How to convert bike to moped

Written by sam surgalski
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How to convert bike to moped
As seen here, these bicycle engines can easily be placed on your regular pedal bike. (American style power motor bike image by Aleksey Kondratyuk from Fotolia.com)

Bicycles have long been a popular way to travel, but they can be impractical for people whose home, school or work is too far away. A motorised bicycle can help. By placing a 2-stroke engine on your normal pedal bike, you can turn your 15mph pedal bike into a 40mph motorcycle. These engines cost around £97, and they include everything you need to get your own bike running like a motorcycle. Whether you're looking for some extra help on those steep inclines or your workplace is a bit too far to ride a normal bicycle, the bicycle engine kit could be for you.

Skill level:
Moderate

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Things you need

  • 80cc Motorized Bicycle Kit (Companies range from Grubee, Whizzer or Black Stallion)
  • Screwdriver
  • Adjustable wrench
  • 24-inch or larger bicycle
  • Knife
  • Zip ties

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Instructions

  1. 1

    Order an 80cc bicycle engine from BikeBerry.com, KingsMotorBikes.com, SickBikeParts.com or GasBike.net. The engines range from £77 to £116, and it depends on your budget as to what type of engine you would like. If you need power and speed, consider an 80cc model. If you're looking for long-lasting gas mileage, consider a smaller, compact 50cc engine.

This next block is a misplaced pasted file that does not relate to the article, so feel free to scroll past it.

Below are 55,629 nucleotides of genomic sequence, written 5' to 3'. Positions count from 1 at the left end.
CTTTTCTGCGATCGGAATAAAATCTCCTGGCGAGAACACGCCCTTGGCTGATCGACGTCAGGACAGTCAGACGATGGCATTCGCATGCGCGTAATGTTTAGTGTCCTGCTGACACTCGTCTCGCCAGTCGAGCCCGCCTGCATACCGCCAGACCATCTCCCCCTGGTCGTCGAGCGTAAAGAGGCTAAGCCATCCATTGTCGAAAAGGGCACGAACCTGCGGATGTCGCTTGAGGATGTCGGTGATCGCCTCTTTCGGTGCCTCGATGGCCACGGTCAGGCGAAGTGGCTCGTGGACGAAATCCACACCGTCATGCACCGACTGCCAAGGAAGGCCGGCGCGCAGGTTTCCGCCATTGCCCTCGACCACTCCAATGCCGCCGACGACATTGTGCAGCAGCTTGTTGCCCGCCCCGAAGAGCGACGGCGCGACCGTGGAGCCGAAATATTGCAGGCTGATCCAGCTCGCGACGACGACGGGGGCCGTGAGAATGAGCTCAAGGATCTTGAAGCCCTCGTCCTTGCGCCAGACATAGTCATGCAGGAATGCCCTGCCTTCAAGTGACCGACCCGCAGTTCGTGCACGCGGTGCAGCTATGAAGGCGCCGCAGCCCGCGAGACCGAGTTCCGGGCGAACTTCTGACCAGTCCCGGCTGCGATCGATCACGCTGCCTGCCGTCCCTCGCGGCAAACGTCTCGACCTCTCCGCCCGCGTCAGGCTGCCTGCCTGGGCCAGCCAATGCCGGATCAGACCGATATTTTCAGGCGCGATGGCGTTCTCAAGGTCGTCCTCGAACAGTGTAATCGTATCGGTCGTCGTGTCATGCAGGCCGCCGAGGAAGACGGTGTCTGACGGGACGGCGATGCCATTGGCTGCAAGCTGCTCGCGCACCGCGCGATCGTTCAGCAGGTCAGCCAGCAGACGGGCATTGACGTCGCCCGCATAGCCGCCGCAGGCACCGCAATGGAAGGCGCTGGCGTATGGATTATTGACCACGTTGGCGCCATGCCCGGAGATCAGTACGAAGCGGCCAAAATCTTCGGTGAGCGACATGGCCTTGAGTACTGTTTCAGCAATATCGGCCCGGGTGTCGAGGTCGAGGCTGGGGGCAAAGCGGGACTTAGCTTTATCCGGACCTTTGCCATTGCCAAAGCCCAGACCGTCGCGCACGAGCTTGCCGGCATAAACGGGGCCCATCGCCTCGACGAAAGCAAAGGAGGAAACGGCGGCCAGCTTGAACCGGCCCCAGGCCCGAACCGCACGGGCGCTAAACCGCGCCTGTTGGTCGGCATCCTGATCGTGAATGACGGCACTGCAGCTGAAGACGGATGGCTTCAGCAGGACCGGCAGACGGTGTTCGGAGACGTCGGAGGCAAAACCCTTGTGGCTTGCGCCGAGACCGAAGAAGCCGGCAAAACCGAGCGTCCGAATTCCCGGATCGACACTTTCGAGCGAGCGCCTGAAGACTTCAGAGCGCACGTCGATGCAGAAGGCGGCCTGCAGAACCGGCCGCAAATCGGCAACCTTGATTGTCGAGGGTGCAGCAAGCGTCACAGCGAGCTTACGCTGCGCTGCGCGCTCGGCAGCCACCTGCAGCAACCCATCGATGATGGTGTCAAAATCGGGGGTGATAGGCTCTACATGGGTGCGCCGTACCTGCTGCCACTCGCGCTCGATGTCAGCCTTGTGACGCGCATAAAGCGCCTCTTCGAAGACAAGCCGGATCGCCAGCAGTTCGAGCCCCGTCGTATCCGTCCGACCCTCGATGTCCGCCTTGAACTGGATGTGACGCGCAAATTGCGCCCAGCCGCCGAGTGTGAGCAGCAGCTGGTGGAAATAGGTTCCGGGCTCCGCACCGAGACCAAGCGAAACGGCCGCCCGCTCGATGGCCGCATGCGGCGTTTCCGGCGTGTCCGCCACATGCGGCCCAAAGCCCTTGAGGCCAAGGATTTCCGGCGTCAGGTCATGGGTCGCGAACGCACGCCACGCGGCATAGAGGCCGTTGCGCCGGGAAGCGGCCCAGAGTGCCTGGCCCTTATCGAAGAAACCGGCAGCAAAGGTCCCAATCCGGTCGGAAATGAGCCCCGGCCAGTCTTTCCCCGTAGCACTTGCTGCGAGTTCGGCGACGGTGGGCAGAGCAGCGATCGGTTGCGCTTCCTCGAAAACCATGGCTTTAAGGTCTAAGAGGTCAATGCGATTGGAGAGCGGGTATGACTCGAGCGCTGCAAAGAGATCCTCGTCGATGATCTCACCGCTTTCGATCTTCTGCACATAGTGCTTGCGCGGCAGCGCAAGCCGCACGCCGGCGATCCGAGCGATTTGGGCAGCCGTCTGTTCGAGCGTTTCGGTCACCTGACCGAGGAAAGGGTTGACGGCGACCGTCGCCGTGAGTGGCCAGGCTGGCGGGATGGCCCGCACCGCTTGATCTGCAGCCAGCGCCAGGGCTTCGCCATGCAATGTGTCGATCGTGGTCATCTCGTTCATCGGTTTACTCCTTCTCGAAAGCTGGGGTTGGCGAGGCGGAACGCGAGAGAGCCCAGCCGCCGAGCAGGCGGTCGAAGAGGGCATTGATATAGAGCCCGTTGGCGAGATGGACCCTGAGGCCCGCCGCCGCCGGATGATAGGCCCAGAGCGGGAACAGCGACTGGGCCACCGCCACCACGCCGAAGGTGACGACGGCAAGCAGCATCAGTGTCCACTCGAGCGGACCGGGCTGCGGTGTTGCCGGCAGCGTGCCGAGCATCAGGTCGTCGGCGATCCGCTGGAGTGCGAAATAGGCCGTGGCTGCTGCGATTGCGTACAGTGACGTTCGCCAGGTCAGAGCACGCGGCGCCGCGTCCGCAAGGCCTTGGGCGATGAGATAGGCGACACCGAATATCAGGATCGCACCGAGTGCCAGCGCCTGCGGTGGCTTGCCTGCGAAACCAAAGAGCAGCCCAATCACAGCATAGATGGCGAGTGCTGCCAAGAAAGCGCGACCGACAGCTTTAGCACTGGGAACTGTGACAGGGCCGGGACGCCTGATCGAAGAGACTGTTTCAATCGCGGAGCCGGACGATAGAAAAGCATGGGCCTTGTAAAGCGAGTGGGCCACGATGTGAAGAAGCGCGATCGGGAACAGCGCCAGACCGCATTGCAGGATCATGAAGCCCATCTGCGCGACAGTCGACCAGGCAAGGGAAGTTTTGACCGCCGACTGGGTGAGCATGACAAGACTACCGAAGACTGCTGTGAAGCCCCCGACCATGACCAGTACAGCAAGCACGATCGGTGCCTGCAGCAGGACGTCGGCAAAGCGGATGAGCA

2. 2

    Once you receive your motorised bicycle kit, read over the instruction manual before you start the assembly. When you're ready to start the installation, begin with something big and easy to put on, such as the gas tank or engine. When placing the engine on your bike, make sure that it is solidly secured to the bicycle frame with metal clamps or masking tape.

  3. 3

    Place the engine sprocket on your bicycle's rear wheel. Most models will be placed on the left side of the wheel, away from the riding sprocket. Make sure that the sprocket is perpendicular to the axle of the bike.

  4. 4

    Secure the drive train to the engine and the back wheel sprocket. It will be too big for your bike: shorten it up by removing the master link and taking out the number of links needed.

  5. 5

    Mount the ignition onto the handlebars. Using zip ties, secure the throttle wire to the bike frame, so that it doesn't get caught in the wheels or engine. Placement on the left or right handlebar is your preference.

  6. 6

    On the empty handle bar, install the kill switch. Follow the same procedure as the throttle, so use zip ties to secure this wire also.

  7. 7

    When riding your bicycle, it is necessary to "break in" the engine before pushing the engine to its maximum. Usually this break-in period lasts for 300 miles; it is essential that you follow your engine's guidelines for this period.

Tips and warnings

  • Most bicycle engines fit inside a "V" shape frame: this works the best for the engine.
  • Some states mandate the speed of certain motorised bicycles: check your state's laws before purchasing an 80cc engine kit for your bike.

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